“I was young and they took a chance on me,” Field said. “I’m very glad that I was able to complete the course and be a good advocate for where it can get you in the industry. Every single moment of every day I spent in it was enjoyable, and it will be an incredible legacy for Sheikh Mohammed.”
As an alumni of Godolphin Flying Start, Field has remained connected to the program, but he also recognises it now from the other end – as a recruiter. At Newgate, he had Stephen O’Connor for a time straight out of the program, and he now has Niamh O’Brien, who graduated from the course just this year and took up employment on the farm in September.
As an alumni of Godolphin Flying Start, Field has remained connected to the program, but he also recognises it now from the other end – as a recruiter.
Kavanagh said Field remains one of the youngest, if not the youngest, to graduate from the Flying Start program. She said they’ve learned a lot over the years about the ideal age for trainees, and these days the average is between 22 and 29 years old.
“In the last five or 10 years, the typical age of students on the program is 24 or 25,” Kavanagh said. “That mid-twenties age seems to be a great point to do it because they’ve had a couple of years out in the working world and they’re aware of the value of the opportunity. At 19 or 20, they might not be able to appreciate that.”
Field agrees with this.
“I wish I’d had a few more years of experience under my belt, travelling or working in different places before I started the course,” the studmaster said. “But it was too good an opportunity to miss out on, and certainly the group of us in that first year has been quite extraordinary in terms of the achievements of many of the other students.”
Stuart Boman emerged as one of the deftest bloodstock agents through Blandford Bloodstock in the UK, and likewise Ed Sackville, for whom Field mustered all his affection when describing Sackville as the “naughtiest bloke he’d ever met”.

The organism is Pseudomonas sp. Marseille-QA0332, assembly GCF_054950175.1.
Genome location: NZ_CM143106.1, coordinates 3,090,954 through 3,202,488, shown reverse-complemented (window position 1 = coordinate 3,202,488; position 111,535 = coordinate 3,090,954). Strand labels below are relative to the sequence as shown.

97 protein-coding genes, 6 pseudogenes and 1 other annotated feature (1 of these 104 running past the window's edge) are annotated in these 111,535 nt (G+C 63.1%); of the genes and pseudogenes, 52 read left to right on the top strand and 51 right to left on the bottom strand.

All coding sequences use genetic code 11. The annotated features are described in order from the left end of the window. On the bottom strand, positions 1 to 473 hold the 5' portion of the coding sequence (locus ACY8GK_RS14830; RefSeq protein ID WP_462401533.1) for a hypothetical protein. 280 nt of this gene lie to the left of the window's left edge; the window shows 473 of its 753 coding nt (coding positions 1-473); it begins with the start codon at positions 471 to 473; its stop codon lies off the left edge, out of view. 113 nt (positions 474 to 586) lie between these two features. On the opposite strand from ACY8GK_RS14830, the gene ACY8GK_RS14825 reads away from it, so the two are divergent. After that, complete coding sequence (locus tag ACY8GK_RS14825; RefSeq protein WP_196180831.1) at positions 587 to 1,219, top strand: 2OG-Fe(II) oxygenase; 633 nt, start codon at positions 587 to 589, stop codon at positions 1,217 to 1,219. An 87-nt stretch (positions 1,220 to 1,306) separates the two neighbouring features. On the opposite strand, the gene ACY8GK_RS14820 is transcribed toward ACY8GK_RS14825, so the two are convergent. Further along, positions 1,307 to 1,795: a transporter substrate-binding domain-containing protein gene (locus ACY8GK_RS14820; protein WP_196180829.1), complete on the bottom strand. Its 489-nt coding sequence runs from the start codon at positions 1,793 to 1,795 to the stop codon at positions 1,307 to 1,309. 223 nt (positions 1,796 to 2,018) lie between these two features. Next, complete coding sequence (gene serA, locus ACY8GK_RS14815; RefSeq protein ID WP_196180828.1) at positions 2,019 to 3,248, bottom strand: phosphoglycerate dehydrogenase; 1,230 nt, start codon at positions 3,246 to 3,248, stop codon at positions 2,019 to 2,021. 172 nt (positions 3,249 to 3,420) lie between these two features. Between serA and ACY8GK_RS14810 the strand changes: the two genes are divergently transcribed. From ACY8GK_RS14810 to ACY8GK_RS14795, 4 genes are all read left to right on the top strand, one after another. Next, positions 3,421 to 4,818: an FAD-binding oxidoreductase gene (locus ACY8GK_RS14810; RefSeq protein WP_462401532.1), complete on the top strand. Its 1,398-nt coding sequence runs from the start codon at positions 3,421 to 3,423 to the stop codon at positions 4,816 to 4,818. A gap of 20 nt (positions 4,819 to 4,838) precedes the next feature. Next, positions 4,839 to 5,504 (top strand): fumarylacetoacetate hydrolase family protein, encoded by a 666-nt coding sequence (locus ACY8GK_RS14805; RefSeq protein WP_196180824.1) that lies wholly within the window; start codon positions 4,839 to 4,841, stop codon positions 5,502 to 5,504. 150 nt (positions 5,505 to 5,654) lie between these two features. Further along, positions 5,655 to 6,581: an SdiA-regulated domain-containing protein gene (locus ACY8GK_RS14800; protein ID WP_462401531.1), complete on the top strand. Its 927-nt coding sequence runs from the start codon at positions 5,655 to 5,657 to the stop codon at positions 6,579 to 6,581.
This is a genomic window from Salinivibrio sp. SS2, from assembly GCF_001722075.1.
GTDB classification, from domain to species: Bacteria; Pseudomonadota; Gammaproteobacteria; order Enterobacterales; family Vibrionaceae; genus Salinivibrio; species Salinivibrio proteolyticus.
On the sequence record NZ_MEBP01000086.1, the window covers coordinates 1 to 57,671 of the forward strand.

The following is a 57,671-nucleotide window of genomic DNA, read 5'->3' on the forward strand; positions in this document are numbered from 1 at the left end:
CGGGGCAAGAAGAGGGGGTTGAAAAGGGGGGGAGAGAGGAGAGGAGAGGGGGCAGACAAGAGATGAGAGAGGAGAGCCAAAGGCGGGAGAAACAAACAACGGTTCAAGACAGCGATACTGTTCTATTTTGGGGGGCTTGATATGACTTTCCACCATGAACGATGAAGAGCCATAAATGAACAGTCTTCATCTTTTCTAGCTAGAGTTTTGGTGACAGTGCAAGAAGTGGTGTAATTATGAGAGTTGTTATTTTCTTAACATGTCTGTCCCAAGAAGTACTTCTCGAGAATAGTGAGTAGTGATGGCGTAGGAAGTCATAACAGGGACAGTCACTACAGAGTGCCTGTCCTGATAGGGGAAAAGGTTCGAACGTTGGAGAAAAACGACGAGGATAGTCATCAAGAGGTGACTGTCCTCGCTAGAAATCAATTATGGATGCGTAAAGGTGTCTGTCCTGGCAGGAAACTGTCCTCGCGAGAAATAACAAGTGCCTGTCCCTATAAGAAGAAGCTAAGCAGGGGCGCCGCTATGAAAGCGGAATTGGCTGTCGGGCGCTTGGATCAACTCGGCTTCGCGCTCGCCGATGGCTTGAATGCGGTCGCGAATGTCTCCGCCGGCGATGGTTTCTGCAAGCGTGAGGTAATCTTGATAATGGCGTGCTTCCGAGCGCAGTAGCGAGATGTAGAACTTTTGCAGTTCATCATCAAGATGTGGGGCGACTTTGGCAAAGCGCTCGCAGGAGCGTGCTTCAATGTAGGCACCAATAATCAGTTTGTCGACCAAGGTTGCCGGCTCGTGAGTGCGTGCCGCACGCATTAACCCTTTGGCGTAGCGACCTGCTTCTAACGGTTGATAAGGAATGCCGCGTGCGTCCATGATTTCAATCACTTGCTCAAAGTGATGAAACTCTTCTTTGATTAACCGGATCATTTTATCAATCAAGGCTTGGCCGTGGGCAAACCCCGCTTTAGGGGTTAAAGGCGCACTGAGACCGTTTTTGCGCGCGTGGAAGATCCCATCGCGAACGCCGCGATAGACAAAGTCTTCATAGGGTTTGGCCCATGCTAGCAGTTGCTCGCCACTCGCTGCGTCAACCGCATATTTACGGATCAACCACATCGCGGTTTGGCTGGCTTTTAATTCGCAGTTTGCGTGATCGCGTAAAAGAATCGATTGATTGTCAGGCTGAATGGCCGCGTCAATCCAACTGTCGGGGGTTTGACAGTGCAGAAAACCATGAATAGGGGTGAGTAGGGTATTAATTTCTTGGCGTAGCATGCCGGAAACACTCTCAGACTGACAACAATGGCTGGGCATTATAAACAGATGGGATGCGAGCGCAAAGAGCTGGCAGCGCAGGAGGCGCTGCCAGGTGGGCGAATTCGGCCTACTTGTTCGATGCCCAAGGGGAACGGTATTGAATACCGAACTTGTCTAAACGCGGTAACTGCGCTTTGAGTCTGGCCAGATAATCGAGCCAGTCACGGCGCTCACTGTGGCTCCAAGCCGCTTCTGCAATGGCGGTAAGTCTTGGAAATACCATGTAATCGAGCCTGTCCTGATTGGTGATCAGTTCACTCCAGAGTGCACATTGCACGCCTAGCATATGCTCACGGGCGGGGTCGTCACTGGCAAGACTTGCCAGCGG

Trainers Michael Dilger in America and Tan Kah Soon in Singapore also emerged from this class, while Kate Grimwade, at one time an assistant trainer to James Cummings, is now the General Manager for Newmarket trainer Roger Varian.
The importance of accreditation
Many things have stayed the same across 18 years of the Godolphin Flying Start program, in particular the two-year structure of the course, the number of intakes each year and the graduate successes. Any changes have been carefully implemented around these.
About a decade ago, the program achieved accreditation from the business school of University College Dublin (UCD), which gives the Flying Start curriculum a fourth-level qualification.
“This is quite important to a lot of people doing the course,” Kavanagh said. “It’s important that it doesn’t just have an industry tag on it, or a Godolphin tag on it. It now has the leading university in Ireland approving it as a Level 9 Graduate Certificate in Management.”
The program also has accreditation with the University of Kentucky, Macquarie University Graduate School of Management here in Australia, the University of Arizona and the Kentucky Horseshoeing School. In the UK, Godolphin Flying Start is recognised as a short-course provider by the British Accreditation Council.
“It’s important that it (Godolphin Flying Start) doesn’t just have an industry tag on it, or a Godolphin tag on it.” – Clodagh Kavanagh